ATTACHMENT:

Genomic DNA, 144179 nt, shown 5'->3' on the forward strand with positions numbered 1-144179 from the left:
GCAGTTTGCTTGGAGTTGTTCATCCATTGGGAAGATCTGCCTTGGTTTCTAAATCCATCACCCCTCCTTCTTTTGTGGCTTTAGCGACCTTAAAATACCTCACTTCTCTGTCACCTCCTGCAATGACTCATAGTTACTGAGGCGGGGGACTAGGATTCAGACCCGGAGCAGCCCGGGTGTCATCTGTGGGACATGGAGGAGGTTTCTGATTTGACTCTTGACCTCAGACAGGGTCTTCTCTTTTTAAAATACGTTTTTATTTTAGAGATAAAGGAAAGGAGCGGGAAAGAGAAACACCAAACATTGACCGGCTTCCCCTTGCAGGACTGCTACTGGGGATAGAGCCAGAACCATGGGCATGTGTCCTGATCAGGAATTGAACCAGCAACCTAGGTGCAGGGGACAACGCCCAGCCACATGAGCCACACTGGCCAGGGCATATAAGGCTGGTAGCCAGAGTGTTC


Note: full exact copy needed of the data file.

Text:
Genomic DNA, 144179 nt, shown 5'->3' on the forward strand with positions numbered 1-144179 from the left:
GCAGTTTGCTTGGAGTTGTTCATCCATTGGGAAGATCTGCCTTGGTTTCTAAATCCATCACCCCTCCTTCTTTTGTGGCTTTAGCGACCTTAAAATACCTCACTTCTCTGTCACCTCCTGCAATGACTCATAGTTACTGAGGCGGGGGACTAGGATTCAGACCCGGAGCAGCCCGGGTGTCATCTGTGGGACATGGAGGAGGTTTCTGATTTGACTCTTGACCTCAGACAGGGTCTTCTCTTTTTAAAATACGTTTTTATTTTAGAGATAAAGGAAAGGAGCGGGAAAGAGAAACACCAAACATTGACCGGCTTCCCCTTGCAGGACTGCTACTGGGGATAGAGCCAGAACCATGGGCATGTGTCCTGATCAGGAATTGAACCAGCAACCTAGGTGCAGGGGACAACGCCCAGCCACATGAGCCACACTGGCCAGGGCATATAAGGCTGGTAGCCAGAGTGTTC